Cell conversion?

Hey all you brainiacs out there, I heard about this today and my ears were agog. However, I don't have the brain cells to discern whether what sounds like a promising breakthrough is as promising as it sounds. What do you make of it?

From a State University of New York bulletin: "Cell conversion breakthrough could benefit Parkinson's patients." bit.ly/1ZQUEFk

21 Replies

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  • Beckey,

    Thanks for this. I've just read the article & it looks really promising.

  • Hi Becky. I read this recently and it really is good news. The bad news is that if this is successful it will still take at least another 10 years before it will get out into the market place and they will be able to get these new cells into our brains.

    It is up to us to do what we can, in the meantime, to deal with Pd as best we can.

    John

  • I hear you, John

  • There is a group doing similar research in Australia. It got very llittle coverage in the press/media here.

    Thanks for sharing this.

  • Then we gotta make sure it does, my friend. :)

  • Yes, Beckey, it's very promising - even more so if they get the funding required for clinical trials to begin. I posted a link to the original announcement a month ago (under the title 'Designer Dopamine Neurons') and it seems this latest one is simply an effort to keep the interest in their research alive:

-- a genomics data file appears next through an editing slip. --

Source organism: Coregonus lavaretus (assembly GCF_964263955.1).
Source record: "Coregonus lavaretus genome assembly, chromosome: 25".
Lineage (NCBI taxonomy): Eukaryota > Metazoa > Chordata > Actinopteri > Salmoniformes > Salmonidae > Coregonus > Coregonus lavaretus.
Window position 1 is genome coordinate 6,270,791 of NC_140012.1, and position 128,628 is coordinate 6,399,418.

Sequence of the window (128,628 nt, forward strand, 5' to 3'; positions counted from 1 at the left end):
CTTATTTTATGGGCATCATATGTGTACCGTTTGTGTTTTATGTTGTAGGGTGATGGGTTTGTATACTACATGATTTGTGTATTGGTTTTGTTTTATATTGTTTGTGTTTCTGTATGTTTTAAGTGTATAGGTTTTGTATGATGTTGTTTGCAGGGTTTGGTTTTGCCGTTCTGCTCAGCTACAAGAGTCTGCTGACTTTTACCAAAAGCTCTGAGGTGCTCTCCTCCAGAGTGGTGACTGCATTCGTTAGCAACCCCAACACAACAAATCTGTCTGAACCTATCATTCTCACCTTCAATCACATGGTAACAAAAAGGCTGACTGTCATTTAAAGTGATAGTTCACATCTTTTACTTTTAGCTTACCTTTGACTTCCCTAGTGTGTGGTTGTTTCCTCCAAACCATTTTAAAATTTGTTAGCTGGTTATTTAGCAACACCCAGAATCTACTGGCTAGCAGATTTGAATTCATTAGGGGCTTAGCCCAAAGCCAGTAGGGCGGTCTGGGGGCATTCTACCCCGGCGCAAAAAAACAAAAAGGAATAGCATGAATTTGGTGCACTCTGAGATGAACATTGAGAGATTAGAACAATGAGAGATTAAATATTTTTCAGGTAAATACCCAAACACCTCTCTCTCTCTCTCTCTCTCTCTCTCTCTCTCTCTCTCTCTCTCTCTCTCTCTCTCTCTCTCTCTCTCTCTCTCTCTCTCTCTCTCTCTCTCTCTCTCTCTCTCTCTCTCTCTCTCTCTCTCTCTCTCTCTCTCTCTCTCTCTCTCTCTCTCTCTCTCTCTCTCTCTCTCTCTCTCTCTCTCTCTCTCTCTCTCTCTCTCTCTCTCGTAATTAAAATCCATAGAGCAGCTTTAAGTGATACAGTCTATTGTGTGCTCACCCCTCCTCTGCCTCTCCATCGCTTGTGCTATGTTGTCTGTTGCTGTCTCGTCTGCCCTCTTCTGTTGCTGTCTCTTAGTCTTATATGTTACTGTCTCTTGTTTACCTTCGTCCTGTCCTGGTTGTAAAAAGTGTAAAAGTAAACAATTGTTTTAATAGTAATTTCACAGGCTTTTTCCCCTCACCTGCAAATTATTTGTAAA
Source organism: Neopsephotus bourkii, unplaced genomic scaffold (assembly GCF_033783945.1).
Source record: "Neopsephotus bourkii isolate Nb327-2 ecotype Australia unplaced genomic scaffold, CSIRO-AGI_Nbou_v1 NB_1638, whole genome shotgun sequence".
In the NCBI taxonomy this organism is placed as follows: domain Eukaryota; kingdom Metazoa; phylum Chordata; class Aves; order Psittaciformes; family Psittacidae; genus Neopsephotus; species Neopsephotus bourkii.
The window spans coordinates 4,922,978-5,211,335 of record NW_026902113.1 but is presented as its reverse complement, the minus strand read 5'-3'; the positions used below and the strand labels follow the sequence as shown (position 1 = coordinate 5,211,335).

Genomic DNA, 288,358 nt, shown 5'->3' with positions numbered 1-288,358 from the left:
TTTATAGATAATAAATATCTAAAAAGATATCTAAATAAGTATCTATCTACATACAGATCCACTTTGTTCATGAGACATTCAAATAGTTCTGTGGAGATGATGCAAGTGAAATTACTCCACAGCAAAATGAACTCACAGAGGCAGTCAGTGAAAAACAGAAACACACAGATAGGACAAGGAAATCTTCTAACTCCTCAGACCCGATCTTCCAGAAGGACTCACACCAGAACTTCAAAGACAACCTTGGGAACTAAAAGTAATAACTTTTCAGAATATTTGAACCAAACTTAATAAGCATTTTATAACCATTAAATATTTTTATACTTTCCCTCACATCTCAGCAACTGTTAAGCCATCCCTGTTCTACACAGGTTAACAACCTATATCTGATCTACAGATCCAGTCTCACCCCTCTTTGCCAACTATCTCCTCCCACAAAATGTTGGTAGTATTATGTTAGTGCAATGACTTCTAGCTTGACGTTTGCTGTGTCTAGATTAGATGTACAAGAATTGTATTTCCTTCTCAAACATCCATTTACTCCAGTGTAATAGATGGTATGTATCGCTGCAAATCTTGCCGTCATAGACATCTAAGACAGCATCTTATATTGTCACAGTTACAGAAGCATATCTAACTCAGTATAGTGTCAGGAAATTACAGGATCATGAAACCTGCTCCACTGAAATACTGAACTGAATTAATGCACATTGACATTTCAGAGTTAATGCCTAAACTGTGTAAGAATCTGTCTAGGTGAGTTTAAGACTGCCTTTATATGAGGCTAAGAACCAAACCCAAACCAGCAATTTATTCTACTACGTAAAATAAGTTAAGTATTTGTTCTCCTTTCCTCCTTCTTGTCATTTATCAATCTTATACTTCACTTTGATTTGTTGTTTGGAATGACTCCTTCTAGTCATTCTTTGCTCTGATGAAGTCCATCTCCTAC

sciencedaily.com/releases/2...

    nature.com/ncomms/2015/1512...

    I sent a brief inquiry at that time and actually received a reply from the lead investigator/senior author of the 'Nature' report, Jian Feng PhD. Providing some insight on the way such developments progress, he stated "We are pushing very hard to the next stage by testing these human neurons in animal brains. They are not ready for clinical trials yet."

    He went on to explain, "What we are trying to do is to find a cure, which takes time, effort and resources. I have received many calls and emails from patients and fully understand the urgency. With the way that the government funds research these days, it is really frustrating that I spend considerable amount of time in getting the funds, rather than doing important research. But this is my calling and we will not stop." Jian Feng, PhD

    Professor

    Department of Physiology and Biophysics

    School of Medicine and Biomedical Sciences

    State University of New York at Buffalo

  • Thanks for this important info. I think that each and every individual should show their support and appreciation for this amazing guy's determination and dedication to the task in this difficult, ill-funded, essential, bio-research work.

  • YAH!

  • Hey Beckey, I've just messaged a friend of mine to get his take. He's in the US so I hope for a response later on. Very encouraging those😀👍

  • Direct conversion of human fibroblasts to dopaminergic neurons.

    Pfisterer U1, Kirkeby A, Torper O, Wood J, Nelander J, Dufour A, Björklund A, Lindvall O, Jakobsson J, Parmar M.

    Author information

    Abstract